On World AIDS Day, December 1, 2017, the Department of Justice released the Criminal Justice System’s Response to Non-Disclosure of HIV. This report explores the question of HIV non-disclosure and the law in various contexts, including public health; medical evidence on treatment effectiveness; HIV transmission risk; and prosecutorial practices and considerations.
Charging practices can differ from province to province, and we don’t know how this report will impact cases moving forward.
The resources that follow below pre-date this report, yet provide important background information on how the law has been applied in HIV non-disclosure cases in Canada. These resources should not be considered as legal advice. If you have questions about a specific case, please consult proper counsel.
Policy & Practice Toolkit for Ontario AIDS Service Organizations on Clients’ HIV Disclosure Decisions and Process: This resource aims to support community-based HIV organizations to develop policies and practices that help people living with HIV to control and navigate HIV disclosure decisions and actions.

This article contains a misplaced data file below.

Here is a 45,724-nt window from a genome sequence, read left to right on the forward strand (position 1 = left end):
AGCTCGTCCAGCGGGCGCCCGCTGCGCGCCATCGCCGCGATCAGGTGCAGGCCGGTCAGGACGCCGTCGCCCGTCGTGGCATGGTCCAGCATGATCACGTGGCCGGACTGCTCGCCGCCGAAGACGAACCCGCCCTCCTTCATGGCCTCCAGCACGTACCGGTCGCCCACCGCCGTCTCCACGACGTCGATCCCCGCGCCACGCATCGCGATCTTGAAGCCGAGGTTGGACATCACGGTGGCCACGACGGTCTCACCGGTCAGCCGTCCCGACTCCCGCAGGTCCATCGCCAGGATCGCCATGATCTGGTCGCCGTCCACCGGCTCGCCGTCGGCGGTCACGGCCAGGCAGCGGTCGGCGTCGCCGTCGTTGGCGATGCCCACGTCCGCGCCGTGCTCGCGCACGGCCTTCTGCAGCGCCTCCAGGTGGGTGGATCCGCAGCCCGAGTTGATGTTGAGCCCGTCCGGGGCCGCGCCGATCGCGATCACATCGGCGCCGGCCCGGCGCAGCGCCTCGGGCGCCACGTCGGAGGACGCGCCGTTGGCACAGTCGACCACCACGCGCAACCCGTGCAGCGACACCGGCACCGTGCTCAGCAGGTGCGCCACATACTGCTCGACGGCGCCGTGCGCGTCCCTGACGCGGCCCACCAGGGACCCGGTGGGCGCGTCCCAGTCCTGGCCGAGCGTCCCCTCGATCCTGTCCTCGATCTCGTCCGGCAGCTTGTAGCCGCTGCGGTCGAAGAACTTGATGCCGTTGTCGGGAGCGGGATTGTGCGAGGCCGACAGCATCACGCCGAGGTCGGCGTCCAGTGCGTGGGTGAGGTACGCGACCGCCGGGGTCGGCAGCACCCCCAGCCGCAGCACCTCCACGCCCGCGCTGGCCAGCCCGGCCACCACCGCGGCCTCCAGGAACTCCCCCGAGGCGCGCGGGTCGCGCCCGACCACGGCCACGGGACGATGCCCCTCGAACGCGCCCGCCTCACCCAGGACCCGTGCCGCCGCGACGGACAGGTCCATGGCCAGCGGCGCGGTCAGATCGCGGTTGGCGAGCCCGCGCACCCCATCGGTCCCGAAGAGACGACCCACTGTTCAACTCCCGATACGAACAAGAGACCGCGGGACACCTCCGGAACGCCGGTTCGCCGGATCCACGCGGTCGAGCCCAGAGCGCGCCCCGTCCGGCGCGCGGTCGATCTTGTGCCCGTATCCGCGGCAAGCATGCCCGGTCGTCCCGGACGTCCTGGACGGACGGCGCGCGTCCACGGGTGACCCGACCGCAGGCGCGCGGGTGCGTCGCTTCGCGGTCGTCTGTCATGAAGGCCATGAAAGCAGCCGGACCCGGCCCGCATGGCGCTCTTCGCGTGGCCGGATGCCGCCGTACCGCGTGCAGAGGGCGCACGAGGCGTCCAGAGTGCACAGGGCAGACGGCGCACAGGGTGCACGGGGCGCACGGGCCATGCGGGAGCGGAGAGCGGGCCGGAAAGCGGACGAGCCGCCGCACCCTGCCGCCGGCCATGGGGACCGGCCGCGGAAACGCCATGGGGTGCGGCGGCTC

Criminalization of HIV non-disclosure: Key Points. This CATIE document presents a summary of key points around Criminalization of HIV non-disclosure taken from “HIV in Canada: A primer for service providers.”
Legal and clinical implications of HIV non-disclosure: A practical guide for HIV nurses in Canada. A guide, developed by the Canadian Association of Nurses in AIDS Care (CANOC) & CATIE, that discusses the complexities faced by nurses and other service providers working with people living with HIV.
How health care and social service providers can support positive people. This guide, produced by the Positive Women’s Network, is designed to help health and service providers to support women who are thinking about disclosing their HIV status.